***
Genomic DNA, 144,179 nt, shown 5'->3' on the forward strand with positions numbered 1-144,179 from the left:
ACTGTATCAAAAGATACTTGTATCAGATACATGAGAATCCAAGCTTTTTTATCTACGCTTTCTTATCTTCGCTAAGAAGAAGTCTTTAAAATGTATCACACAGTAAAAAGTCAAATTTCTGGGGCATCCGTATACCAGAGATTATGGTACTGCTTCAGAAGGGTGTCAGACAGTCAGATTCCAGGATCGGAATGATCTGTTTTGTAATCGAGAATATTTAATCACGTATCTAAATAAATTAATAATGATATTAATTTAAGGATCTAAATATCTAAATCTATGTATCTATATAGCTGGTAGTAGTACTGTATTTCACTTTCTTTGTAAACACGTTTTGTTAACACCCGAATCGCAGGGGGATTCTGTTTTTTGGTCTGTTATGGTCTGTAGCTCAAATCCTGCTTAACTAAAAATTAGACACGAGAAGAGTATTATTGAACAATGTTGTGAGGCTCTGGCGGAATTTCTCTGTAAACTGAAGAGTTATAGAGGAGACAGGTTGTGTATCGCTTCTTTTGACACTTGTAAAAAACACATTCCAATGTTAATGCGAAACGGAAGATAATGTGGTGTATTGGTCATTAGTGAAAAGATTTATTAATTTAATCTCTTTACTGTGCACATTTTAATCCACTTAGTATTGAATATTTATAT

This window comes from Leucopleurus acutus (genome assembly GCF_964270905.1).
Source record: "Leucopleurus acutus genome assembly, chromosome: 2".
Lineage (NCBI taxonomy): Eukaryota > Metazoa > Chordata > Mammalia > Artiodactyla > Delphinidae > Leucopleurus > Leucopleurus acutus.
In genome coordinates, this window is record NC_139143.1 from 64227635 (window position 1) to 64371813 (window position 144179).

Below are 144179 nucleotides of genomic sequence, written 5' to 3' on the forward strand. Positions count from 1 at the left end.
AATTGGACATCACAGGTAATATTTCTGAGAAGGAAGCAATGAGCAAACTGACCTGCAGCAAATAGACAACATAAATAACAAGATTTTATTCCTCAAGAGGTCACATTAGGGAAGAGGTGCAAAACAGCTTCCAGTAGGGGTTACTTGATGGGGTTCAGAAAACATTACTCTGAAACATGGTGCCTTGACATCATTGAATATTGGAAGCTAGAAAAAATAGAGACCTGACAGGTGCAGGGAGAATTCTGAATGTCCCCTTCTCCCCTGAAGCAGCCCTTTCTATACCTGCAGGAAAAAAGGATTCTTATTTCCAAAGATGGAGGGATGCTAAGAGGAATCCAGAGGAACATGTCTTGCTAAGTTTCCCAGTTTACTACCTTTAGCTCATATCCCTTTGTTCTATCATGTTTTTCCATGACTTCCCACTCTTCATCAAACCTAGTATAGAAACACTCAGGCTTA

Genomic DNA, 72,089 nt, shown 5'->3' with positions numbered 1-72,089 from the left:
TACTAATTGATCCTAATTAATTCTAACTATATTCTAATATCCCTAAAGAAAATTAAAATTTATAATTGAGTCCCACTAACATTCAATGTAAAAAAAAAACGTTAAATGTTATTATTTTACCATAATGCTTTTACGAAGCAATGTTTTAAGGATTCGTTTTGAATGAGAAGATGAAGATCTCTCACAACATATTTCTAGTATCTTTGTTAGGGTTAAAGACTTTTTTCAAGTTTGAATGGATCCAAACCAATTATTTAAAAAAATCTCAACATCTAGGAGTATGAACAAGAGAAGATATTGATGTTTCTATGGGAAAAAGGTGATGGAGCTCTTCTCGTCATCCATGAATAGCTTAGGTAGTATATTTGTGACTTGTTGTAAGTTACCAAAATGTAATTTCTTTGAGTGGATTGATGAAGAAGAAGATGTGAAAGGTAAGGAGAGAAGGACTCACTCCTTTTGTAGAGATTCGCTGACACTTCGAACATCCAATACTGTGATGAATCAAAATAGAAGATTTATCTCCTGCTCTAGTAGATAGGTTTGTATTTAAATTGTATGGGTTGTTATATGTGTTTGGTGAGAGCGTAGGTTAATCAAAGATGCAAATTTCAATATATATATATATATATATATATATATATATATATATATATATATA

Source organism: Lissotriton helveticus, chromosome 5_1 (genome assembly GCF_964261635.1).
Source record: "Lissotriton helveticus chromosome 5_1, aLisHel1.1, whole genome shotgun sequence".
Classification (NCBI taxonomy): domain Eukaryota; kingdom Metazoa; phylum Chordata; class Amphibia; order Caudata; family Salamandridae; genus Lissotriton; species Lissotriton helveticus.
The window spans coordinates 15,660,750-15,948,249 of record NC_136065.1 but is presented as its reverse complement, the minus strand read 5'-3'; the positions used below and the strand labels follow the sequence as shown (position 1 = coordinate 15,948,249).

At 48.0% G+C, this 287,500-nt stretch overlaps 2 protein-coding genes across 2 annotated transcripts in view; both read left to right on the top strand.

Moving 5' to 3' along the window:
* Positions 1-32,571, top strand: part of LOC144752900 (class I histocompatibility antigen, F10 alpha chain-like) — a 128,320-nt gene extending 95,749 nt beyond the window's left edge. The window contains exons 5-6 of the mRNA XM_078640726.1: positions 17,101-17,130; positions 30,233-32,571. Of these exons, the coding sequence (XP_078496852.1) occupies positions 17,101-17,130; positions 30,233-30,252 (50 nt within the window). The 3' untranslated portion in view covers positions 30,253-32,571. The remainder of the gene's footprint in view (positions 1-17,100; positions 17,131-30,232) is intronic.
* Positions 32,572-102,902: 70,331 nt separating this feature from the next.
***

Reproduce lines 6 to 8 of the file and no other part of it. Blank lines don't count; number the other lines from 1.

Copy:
In genome coordinates, this window is record NC_139143.1 from 64227635 (window position 1) to 64371813 (window position 144179).

Below are 144179 nucleotides of genomic sequence, written 5' to 3' on the forward strand. Positions count from 1 at the left end.
AATTGGACATCACAGGTAATATTTCTGAGAAGGAAGCAATGAGCAAACTGACCTGCAGCAAATAGACAACATAAATAACAAGATTTTATTCCTCAAGAGGTCACATTAGGGAAGAGGTGCAAAACAGCTTCCAGTAGGGGTTACTTGATGGGGTTCAGAAAACATTACTCTGAAACATGGTGCCTTGACATCATTGAATATTGGAAGCTAGAAAAAATAGAGACCTGACAGGTGCAGGGAGAATTCTGAATGTCCCCTTCTCCCCTGAAGCAGCCCTTTCTATACCTGCAGGAAAAAAGGATTCTTATTTCCAAAGATGGAGGGATGCTAAGAGGAATCCAGAGGAACATGTCTTGCTAAGTTTCCCAGTTTACTACCTTTAGCTCATATCCCTTTGTTCTATCATGTTTTTCCATGACTTCCCACTCTTCATCAAACCTAGTATAGAAACACTCAGGCTTA